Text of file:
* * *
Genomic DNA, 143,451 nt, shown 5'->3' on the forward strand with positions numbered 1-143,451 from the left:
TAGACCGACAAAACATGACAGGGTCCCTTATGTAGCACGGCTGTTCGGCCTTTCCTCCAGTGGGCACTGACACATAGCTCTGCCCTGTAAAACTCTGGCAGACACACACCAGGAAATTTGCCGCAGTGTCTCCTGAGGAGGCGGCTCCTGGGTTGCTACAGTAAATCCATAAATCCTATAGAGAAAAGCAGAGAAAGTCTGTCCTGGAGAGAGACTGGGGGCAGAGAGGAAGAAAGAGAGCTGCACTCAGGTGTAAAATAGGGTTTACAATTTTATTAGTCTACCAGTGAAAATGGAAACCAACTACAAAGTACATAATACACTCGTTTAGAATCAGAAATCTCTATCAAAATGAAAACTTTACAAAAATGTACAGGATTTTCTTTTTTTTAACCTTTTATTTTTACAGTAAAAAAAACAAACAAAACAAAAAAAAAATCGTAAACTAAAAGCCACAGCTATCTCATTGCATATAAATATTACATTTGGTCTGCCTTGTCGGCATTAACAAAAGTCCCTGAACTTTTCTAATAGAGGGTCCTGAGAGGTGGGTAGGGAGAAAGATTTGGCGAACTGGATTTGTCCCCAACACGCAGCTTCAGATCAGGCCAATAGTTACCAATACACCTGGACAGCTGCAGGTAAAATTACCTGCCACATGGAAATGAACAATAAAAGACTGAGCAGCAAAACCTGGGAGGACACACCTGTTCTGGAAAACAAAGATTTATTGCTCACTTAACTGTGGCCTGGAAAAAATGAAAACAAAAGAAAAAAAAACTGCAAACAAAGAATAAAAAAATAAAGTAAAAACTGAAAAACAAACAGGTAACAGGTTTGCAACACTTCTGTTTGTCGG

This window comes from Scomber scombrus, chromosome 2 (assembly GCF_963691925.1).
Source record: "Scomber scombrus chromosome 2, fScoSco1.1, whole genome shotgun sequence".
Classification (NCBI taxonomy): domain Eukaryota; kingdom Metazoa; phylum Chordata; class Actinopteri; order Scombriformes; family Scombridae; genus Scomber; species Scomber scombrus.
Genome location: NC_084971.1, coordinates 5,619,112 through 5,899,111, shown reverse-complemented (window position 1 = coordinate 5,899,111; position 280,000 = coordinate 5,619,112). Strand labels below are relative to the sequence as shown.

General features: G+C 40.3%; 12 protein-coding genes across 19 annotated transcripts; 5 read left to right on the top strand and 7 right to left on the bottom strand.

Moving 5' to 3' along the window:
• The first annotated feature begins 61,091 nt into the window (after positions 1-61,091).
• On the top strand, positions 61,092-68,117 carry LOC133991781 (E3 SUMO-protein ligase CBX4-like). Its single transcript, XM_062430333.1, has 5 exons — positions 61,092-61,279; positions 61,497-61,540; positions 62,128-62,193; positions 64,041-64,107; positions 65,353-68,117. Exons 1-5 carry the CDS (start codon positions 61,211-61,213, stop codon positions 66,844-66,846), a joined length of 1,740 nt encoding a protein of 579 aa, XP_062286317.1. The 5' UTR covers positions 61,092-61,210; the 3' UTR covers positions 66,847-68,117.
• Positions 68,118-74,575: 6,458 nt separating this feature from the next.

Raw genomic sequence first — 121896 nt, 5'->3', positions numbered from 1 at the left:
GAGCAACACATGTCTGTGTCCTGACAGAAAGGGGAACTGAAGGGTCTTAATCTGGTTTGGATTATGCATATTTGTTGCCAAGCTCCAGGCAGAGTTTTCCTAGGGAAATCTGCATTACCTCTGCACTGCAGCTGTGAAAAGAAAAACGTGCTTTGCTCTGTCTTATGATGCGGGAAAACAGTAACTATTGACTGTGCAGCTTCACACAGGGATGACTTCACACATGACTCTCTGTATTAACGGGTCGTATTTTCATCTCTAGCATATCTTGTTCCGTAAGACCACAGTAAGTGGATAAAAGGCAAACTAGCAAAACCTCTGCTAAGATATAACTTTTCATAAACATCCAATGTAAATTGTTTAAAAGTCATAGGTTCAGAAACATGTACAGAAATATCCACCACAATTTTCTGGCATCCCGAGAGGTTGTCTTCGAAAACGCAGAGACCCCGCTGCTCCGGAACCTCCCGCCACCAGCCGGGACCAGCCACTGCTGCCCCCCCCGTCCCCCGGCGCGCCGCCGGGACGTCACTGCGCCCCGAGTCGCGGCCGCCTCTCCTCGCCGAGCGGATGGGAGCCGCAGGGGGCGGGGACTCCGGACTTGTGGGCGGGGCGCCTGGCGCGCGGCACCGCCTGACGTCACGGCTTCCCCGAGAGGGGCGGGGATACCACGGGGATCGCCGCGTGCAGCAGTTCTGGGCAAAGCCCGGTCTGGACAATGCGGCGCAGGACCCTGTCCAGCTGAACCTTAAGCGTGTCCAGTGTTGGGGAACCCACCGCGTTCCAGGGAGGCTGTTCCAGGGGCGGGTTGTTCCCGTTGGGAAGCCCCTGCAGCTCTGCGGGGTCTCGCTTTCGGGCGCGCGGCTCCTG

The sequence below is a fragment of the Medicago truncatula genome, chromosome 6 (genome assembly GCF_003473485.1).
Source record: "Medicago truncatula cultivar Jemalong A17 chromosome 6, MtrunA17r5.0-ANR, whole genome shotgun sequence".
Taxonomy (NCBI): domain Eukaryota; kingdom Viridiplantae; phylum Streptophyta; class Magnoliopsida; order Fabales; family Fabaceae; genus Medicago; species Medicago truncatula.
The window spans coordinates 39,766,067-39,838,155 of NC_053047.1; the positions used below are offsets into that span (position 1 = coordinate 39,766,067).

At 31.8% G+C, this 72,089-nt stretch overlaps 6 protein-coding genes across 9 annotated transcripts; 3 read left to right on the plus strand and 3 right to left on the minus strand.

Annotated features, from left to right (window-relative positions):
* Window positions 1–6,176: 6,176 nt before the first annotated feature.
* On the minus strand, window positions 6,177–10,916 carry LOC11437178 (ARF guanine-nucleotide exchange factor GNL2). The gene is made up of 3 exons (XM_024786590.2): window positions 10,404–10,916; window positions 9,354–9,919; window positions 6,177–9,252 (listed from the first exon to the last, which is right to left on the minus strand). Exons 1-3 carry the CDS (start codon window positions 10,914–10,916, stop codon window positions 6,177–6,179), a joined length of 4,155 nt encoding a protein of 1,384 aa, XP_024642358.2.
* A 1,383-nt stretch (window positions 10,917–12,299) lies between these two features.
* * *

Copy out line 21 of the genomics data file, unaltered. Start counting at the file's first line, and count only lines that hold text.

* On the minus strand, window positions 6,177–10,916 carry LOC11437178 (ARF guanine-nucleotide exchange factor GNL2). The gene is made up of 3 exons (XM_024786590.2): window positions 10,404–10,916; window positions 9,354–9,919; window positions 6,177–9,252 (listed from the first exon to the last, which is right to left on the minus strand). Exons 1-3 carry the CDS (start codon window positions 10,914–10,916, stop codon window positions 6,177–6,179), a joined length of 4,155 nt encoding a protein of 1,384 aa, XP_024642358.2.